Contrast injection leak (extravasation)
We give you the contrast dye as an injection into a vein of your arm or hand.
If the contrast injection leaks out from the vein to the tissues under your skin, this is called extravasation. It can cause a stinging feeling, but this usually wears off after about 30 minutes. You might also have some swelling of your arm or hand.
In most cases, this is a minor injury and does not need any treatment.
If you have extravasation
If there is a leak, the health professional doing your scan (a radiographer) massages your arm and raises it above your head. They might also put a cold compress (a thick, soft piece of cloth) on the area.
If possible, the radiographer will continue with the scan. To do this, you might need another contrast injection. The radiographer talks to you about this.
If the extravasation is severe, a doctor will examine you before you leave the hospital. They will tell you if you need any more treatment.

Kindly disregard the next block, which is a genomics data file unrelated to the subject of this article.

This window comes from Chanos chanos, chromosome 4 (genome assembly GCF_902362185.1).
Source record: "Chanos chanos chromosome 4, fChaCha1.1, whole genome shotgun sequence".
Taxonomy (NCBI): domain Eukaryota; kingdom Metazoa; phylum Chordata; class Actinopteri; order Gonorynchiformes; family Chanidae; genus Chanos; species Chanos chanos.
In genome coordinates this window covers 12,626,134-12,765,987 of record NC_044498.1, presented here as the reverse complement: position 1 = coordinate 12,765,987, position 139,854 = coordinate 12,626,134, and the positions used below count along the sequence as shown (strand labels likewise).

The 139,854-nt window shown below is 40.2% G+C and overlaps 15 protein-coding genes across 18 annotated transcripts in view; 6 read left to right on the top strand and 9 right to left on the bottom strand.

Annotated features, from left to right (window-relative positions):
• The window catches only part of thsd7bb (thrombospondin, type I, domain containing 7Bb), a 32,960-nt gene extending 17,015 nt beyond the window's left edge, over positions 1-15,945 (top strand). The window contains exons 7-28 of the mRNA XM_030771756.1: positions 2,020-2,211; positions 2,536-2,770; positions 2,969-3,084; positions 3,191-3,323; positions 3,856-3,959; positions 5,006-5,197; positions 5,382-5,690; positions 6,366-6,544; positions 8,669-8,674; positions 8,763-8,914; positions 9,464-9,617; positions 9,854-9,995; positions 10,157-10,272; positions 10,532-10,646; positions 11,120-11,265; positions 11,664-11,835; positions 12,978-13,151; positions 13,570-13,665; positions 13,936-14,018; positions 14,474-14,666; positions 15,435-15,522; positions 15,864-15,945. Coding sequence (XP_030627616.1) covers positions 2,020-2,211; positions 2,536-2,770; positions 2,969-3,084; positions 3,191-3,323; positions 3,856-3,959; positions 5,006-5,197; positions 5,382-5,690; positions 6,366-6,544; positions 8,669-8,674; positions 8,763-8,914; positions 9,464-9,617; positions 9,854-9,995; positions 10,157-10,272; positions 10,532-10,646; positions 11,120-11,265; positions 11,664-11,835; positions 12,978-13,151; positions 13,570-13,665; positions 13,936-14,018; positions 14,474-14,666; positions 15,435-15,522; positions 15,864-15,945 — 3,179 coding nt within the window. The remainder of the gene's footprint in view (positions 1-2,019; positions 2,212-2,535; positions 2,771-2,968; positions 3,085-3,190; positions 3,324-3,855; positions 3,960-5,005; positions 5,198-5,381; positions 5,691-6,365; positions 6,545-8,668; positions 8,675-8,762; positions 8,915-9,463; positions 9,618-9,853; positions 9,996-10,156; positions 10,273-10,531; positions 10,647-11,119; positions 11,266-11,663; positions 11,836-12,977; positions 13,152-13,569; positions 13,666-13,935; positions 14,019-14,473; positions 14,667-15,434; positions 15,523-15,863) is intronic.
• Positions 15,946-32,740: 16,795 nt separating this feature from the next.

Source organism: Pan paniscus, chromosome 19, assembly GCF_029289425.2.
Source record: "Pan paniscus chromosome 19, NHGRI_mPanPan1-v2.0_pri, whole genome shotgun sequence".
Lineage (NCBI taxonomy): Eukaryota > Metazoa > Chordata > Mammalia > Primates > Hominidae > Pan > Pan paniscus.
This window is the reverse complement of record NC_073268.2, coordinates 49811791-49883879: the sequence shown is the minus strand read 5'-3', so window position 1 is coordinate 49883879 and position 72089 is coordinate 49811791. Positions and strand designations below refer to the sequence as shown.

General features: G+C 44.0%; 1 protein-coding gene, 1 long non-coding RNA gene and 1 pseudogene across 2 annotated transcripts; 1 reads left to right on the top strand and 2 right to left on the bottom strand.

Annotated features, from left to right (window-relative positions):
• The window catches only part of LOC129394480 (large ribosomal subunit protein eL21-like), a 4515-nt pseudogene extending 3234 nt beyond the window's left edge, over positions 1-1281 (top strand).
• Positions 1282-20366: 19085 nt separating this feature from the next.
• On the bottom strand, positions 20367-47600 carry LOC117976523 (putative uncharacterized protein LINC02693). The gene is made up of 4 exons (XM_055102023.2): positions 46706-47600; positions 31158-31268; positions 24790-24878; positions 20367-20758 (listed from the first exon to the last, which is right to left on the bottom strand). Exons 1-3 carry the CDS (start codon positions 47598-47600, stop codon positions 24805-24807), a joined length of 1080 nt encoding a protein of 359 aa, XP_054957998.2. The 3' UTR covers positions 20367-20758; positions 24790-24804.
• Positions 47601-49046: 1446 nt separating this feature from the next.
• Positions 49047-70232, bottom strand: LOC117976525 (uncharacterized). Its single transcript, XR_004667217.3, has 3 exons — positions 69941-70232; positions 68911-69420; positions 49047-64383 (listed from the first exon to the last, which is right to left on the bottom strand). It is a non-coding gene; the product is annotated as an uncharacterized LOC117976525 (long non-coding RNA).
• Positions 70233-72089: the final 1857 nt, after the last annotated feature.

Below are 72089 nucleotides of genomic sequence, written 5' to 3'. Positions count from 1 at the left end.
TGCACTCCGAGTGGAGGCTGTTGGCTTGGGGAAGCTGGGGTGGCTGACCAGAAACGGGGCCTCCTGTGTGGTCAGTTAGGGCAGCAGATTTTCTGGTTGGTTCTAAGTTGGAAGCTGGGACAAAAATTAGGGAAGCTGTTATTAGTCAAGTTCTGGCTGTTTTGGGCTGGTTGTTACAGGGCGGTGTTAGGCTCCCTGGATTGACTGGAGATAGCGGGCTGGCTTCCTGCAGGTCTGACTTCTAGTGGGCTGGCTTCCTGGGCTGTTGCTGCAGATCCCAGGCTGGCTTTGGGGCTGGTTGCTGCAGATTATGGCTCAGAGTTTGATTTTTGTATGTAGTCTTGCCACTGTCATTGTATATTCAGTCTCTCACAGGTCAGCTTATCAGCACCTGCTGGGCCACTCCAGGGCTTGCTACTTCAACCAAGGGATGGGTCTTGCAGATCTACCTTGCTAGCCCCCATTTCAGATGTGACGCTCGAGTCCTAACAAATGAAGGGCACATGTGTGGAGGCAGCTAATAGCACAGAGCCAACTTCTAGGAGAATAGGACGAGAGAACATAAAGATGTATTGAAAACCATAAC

If you have swelling
If you have swelling in your hand or arm when you are at home after your scan, there are things you can do to help.
- Raise your arm as much as you can. At night, keep your arm raised on 2 pillows. Keep doing this until the swelling has gone down.
- Use an ice pack or a bag of frozen vegetables on the swelling. Wrap the ice pack or frozen vegetables in a clean tea towel first. Do not put ice directly on your skin or leave the ice pack on for more than 15 minutes at a time.
- You can massage the area where the contrast has gone into the tissue.
- If the area is painful, take your usual painkillers.
If you have any problems or concerns
In most cases, this is a minor injury and does not need any treatment. If you have any concerns, contact your MRI or CT scan department.
In a small number of cases, the injury is more severe. You then need help from your GP or nearest emergency department (A&E).
Resource number: 3575/VER5
Last reviewed: April 2021
Next review: April 2024